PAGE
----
During a recent visit to Ghazni, the top U.S. commander in Afghanistan carried an M4 Carbine, looking like just another 11 Bravo downrange.
Operation Resolute Support tweeted a picture of the general and his weapon on Nov. 22, raising questions about whether security in Afghanistan is so precarious that the top U.S. military commander there needs to have an M4 at the ready at all times.
Indeed, Miller narrowly avoided getting hit in an Oct. 18 inside attack, in which a gunman killed a vitally important Afghan police commander and wounded Army Brig. Gen. Jeffrey Smiley. And other general officers have carried weapons in the past, including Army Gen. Matthew Ridgway, who wore hand grenades on his vest during the Korean War.
But Miller was not carrying the carbine in response to the insider attack, nor was he trying to make a symbolic show of leading from the front, like King Leonidas.
“Gen. Miller was carrying the weapon in Ghazni because he flew there with it,” said Miller’s spokesman, Army Col. David Butler.
Whenever the general flies over hostile territory, carbines and other long weapons are aboard his helicopter in case the aircraft has to set down, Butler told Task & Purpose on Monday.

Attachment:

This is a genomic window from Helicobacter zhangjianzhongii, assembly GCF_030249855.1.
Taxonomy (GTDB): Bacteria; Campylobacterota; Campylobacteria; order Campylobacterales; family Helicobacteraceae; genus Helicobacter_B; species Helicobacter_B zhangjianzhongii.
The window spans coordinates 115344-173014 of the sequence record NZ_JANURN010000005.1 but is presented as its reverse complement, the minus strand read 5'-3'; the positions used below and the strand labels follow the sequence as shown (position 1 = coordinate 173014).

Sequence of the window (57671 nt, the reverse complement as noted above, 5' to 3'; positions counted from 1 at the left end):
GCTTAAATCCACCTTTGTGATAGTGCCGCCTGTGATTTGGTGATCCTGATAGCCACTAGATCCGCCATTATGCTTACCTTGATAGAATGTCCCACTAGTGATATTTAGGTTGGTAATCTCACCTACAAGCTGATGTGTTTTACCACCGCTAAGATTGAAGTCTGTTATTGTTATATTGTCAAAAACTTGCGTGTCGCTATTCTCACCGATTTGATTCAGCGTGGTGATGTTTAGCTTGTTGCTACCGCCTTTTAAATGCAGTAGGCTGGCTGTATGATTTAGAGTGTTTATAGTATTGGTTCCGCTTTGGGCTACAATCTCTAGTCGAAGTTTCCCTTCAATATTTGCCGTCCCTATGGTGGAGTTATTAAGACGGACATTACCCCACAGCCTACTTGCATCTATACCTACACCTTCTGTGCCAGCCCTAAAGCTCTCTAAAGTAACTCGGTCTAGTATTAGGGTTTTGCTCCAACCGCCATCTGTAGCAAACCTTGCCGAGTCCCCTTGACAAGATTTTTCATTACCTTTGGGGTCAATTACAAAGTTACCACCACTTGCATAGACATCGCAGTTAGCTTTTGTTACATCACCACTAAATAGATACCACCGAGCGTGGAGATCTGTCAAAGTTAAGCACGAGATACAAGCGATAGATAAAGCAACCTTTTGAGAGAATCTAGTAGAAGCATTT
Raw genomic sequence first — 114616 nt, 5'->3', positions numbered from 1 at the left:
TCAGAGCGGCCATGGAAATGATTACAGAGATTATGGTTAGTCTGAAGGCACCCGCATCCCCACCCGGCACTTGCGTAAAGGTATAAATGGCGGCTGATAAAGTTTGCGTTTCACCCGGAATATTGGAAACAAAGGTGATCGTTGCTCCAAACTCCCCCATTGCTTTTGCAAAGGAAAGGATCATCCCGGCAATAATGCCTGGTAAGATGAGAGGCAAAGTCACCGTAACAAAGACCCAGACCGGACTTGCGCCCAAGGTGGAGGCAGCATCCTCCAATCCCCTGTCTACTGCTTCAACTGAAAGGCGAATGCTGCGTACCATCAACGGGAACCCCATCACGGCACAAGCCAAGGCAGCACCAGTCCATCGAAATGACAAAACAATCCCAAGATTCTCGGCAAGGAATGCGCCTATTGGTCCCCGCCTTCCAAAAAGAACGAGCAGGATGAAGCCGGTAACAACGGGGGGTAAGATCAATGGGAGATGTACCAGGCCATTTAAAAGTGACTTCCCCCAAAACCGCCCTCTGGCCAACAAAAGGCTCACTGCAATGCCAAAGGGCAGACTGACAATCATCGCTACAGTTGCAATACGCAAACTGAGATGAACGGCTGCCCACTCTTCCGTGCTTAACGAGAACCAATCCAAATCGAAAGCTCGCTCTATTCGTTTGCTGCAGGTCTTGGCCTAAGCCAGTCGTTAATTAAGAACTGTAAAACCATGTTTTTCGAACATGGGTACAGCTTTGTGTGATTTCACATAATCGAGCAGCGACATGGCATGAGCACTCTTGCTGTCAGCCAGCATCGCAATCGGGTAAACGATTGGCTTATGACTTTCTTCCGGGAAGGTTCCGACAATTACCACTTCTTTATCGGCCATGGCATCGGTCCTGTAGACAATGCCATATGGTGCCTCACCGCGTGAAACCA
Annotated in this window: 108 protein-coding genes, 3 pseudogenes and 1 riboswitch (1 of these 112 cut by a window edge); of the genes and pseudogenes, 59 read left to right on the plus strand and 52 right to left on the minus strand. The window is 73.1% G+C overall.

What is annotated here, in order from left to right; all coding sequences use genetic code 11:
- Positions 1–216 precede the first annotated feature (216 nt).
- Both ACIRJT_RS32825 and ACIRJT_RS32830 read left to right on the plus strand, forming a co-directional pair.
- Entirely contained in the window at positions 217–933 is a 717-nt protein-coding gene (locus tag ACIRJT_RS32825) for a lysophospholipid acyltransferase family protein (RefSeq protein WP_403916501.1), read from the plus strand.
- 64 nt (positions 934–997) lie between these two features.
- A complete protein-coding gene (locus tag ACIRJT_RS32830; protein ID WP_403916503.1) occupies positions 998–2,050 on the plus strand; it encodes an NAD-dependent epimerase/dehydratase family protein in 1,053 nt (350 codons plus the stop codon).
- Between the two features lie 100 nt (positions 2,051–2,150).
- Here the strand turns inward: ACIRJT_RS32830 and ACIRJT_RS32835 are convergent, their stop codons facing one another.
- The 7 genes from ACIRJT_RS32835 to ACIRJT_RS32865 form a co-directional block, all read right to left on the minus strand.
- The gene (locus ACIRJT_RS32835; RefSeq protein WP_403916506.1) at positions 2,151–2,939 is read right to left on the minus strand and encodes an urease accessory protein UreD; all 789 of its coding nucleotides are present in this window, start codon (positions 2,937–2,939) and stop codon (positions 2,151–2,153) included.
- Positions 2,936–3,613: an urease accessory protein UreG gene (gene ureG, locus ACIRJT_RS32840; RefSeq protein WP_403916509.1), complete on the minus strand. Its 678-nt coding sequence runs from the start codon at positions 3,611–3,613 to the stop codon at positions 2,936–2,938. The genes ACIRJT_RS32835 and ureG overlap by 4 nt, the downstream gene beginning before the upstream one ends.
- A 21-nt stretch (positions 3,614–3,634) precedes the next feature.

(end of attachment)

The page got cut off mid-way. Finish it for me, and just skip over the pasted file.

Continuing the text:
“Sometimes he has his M4; sometimes he doesn’t, based on the mission, environment and simply the logistics,” Butler said.
When Miller arrived at Ghazni, he didn’t have a place to put the M4, so he and the other passengers carried the weapons from the helicopter, Butler said. Before his meeting, Miller handed the weapon to a U.S. service member.
Butler made clear that he was not attempting to downplay the risk that Miller and all other U.S. troops face. Both Afghanistan in general and Ghazni in particular are dangerous places, but Miller is a soldier and he carries equipment that is appropriate for the mission, the colonel said.
“The next day he went to Farah,” Butler said. “Again, he brought a rifle because of the helicopter flight to get there. This time he was able to pass it off before he met with security officials.”
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Image: Wikimedia Commons